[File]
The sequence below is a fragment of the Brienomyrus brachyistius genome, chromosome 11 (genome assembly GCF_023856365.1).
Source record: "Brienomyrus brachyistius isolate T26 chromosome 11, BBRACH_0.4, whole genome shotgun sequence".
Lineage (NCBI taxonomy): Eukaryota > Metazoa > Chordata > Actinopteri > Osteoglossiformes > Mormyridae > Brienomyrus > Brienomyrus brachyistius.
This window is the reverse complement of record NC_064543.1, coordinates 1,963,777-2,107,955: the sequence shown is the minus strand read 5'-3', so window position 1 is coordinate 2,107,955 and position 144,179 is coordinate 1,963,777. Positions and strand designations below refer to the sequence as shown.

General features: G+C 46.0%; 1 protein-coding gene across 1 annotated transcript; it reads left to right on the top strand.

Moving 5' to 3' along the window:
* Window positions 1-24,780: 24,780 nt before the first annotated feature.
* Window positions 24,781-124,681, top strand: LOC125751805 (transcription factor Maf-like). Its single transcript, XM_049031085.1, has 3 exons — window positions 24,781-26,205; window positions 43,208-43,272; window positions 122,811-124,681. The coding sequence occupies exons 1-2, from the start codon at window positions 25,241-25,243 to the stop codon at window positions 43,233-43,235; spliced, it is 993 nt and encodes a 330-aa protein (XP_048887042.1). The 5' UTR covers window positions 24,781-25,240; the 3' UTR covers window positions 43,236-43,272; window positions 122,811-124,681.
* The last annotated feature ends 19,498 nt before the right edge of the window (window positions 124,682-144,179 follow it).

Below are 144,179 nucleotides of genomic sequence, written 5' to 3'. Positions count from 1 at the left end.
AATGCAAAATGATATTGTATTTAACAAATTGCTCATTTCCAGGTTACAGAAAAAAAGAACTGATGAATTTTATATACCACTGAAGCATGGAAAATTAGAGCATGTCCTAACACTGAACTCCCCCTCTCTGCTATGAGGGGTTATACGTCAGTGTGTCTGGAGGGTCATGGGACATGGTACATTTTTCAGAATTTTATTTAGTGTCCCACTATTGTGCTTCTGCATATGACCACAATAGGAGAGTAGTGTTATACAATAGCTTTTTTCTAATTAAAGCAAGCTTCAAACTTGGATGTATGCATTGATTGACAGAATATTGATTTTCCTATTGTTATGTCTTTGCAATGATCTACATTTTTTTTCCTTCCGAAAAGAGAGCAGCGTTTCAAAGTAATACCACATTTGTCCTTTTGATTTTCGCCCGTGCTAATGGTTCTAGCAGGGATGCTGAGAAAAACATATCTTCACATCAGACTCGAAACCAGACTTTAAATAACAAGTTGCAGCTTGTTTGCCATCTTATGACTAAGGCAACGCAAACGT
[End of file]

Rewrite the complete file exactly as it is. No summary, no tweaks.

The sequence below is a fragment of the Brienomyrus brachyistius genome, chromosome 11 (genome assembly GCF_023856365.1).
Source record: "Brienomyrus brachyistius isolate T26 chromosome 11, BBRACH_0.4, whole genome shotgun sequence".
Lineage (NCBI taxonomy): Eukaryota > Metazoa > Chordata > Actinopteri > Osteoglossiformes > Mormyridae > Brienomyrus > Brienomyrus brachyistius.
This window is the reverse complement of record NC_064543.1, coordinates 1,963,777-2,107,955: the sequence shown is the minus strand read 5'-3', so window position 1 is coordinate 2,107,955 and position 144,179 is coordinate 1,963,777. Positions and strand designations below refer to the sequence as shown.

General features: G+C 46.0%; 1 protein-coding gene across 1 annotated transcript; it reads left to right on the top strand.

Moving 5' to 3' along the window:
* Window positions 1-24,780: 24,780 nt before the first annotated feature.
* Window positions 24,781-124,681, top strand: LOC125751805 (transcription factor Maf-like). Its single transcript, XM_049031085.1, has 3 exons — window positions 24,781-26,205; window positions 43,208-43,272; window positions 122,811-124,681. The coding sequence occupies exons 1-2, from the start codon at window positions 25,241-25,243 to the stop codon at window positions 43,233-43,235; spliced, it is 993 nt and encodes a 330-aa protein (XP_048887042.1). The 5' UTR covers window positions 24,781-25,240; the 3' UTR covers window positions 43,236-43,272; window positions 122,811-124,681.
* The last annotated feature ends 19,498 nt before the right edge of the window (window positions 124,682-144,179 follow it).

Below are 144,179 nucleotides of genomic sequence, written 5' to 3'. Positions count from 1 at the left end.
AATGCAAAATGATATTGTATTTAACAAATTGCTCATTTCCAGGTTACAGAAAAAAAGAACTGATGAATTTTATATACCACTGAAGCATGGAAAATTAGAGCATGTCCTAACACTGAACTCCCCCTCTCTGCTATGAGGGGTTATACGTCAGTGTGTCTGGAGGGTCATGGGACATGGTACATTTTTCAGAATTTTATTTAGTGTCCCACTATTGTGCTTCTGCATATGACCACAATAGGAGAGTAGTGTTATACAATAGCTTTTTTCTAATTAAAGCAAGCTTCAAACTTGGATGTATGCATTGATTGACAGAATATTGATTTTCCTATTGTTATGTCTTTGCAATGATCTACATTTTTTTTCCTTCCGAAAAGAGAGCAGCGTTTCAAAGTAATACCACATTTGTCCTTTTGATTTTCGCCCGTGCTAATGGTTCTAGCAGGGATGCTGAGAAAAACATATCTTCACATCAGACTCGAAACCAGACTTTAAATAACAAGTTGCAGCTTGTTTGCCATCTTATGACTAAGGCAACGCAAACGT